Do chickens like snow?

Discussion in 'Coop & Run - Design, Construction, & Maintenance' started by gtaus, Nov 13, 2019.

  1. gtaus

    gtaus Crowing

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    This is my first winter with laying hens. Every morning I go outside and open up the pop door on the coop to let the chickens out into their uncovered run. Usually they bolt for the open door and are outside in no time.

    Last night we got about 1 inch of new snow, so the chicken run ground area was completely covered in white snow this morning. When I opened the pop door, the girls ran to the opening, stopped, looked around, and then did not go outside. It's not a big deal for me as I have all their food and water in the coop itself. So they don't need to go outside.

    It's been over an hour since I opened up their pop door and not one of my ten hens has ventured outside. I am wondering if next year I should make the run covered, or at least partially covered, to encourage them to get some fresh air outside. They don't seem to like a snow covered chicken run.
     
    trumpeting_angel likes this.
  2. TheChiggens

    TheChiggens The Cluckmazing Factor

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    I know mine find it curious and sometimes like to eat. :D But most of the time they play "The floor is lava" and try not to touch it. :lau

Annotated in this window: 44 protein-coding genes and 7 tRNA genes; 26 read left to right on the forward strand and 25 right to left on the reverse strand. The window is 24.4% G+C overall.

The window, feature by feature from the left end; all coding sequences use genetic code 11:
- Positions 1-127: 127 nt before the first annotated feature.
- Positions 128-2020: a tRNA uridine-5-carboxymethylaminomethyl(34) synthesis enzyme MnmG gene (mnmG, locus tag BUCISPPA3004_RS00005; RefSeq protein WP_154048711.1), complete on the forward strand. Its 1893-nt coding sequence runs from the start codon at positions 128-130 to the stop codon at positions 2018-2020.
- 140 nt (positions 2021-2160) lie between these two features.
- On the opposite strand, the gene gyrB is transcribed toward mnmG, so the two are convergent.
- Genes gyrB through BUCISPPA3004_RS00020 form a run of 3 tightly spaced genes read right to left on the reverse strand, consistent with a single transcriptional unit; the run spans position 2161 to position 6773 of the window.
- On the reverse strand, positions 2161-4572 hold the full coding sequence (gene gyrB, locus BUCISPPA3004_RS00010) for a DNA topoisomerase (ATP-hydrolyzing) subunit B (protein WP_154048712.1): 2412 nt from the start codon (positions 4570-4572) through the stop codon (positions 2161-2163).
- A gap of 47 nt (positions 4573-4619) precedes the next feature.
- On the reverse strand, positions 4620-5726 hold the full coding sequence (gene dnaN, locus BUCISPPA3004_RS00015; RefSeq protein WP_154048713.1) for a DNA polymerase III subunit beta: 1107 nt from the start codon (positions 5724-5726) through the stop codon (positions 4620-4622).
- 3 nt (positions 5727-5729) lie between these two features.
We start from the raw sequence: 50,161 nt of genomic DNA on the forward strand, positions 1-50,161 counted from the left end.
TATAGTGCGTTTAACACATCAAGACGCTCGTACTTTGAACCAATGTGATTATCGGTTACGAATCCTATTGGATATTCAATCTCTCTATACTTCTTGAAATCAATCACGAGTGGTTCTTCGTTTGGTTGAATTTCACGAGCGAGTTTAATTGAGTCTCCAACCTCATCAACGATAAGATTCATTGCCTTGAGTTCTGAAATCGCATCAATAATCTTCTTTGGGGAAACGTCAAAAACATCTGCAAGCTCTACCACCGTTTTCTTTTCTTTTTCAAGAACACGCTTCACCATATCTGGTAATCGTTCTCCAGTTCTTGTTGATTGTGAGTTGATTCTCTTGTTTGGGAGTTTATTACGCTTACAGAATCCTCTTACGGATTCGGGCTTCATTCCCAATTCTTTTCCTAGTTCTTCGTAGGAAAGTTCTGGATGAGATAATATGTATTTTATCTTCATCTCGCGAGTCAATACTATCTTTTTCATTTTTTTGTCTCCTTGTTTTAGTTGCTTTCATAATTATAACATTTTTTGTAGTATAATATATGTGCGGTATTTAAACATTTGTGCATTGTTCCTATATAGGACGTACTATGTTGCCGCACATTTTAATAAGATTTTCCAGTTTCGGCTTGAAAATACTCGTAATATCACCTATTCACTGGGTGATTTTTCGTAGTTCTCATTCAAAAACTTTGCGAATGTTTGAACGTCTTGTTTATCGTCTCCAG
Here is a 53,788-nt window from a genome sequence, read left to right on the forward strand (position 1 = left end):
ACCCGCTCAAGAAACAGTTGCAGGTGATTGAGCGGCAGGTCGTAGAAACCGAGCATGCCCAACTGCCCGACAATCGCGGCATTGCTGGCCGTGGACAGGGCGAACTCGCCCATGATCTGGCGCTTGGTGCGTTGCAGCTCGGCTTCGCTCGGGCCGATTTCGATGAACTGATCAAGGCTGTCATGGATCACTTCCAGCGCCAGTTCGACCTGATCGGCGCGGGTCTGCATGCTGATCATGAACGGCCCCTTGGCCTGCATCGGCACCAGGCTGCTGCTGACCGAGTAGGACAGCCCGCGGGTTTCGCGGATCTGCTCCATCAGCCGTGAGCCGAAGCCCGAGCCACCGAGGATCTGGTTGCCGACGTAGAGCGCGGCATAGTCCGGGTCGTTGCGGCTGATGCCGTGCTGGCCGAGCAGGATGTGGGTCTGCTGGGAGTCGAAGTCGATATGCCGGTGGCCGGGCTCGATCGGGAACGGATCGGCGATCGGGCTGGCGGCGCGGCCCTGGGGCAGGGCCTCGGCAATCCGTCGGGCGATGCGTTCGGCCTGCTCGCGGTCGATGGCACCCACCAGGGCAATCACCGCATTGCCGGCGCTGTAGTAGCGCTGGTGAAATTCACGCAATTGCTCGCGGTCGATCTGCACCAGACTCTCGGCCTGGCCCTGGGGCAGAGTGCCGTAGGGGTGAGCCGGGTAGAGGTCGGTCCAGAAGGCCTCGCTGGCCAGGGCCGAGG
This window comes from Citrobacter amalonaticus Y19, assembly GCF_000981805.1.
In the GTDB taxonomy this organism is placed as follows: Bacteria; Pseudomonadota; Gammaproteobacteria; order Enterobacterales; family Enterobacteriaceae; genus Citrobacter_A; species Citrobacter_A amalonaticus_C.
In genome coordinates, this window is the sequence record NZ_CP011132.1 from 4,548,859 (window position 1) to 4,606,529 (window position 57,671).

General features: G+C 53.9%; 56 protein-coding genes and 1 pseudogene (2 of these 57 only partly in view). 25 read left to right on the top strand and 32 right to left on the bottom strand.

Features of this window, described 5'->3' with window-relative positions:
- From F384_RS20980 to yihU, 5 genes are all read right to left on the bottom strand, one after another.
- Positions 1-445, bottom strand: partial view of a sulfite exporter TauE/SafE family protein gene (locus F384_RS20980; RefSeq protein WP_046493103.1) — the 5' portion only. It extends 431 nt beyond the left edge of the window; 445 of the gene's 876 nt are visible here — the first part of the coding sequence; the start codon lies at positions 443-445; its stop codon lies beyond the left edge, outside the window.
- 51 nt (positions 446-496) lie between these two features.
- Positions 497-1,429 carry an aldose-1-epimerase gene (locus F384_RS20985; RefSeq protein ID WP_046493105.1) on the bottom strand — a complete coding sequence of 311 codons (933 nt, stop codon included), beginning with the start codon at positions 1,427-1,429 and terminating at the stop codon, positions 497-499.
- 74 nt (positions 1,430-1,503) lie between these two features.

3. Ridgerunner

    Ridgerunner Free Ranging

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    Chickens don't like change. Waking up to a newly white world is a big change. When that happens to mine they don't go out in it for a couple of days. But eventually some do go out. Not all of them but some. I think it helps if they have some reason to go out, like grass or seeds might be sticking up through it so they can forage some or they might go to areas where they usually get forage, like my compost pile.

    A few years back the snow fell during the day. Since they were already out the change as gradual enough that they never went in.

    Snow Feb 2013.JPG

    Some people scatter bedding on top of the snow to get them to go out. If it is bedding that they are used to they will probably go out. If it is strange bedding you might be back to waiting a couple of days.

    Just to point out, you can see how much the cold snow bothers their feet. Not at all.
     
  4. GodofPecking

    GodofPecking Songster

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    you could start by covering the yard with 80% blancmange on the first day then cut back to 5% so they have to go out to look for it, eventually they'll just go out to be sure if there is none or not. I would.

    You can use rice if you can't cook enough blancmange.

    white rice, not brown, so it looks like snow. You want to fool them remember.
     
  5. gtaus

    gtaus Crowing

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    Very true. My chickens had no problem going outside when there was some small amount of snow on the ground, but plenty of leaves poking up through the snow dusting. They even stayed outside one day while it was lightly snowing. I imagine they are rethinking things today waking up to a white world outside. Maybe they will venture out in a day or two, but there is nothing out in the run for them other than snow at present. I do have a compost pile in the chicken run, but that too is covered with about 1 inch of snow.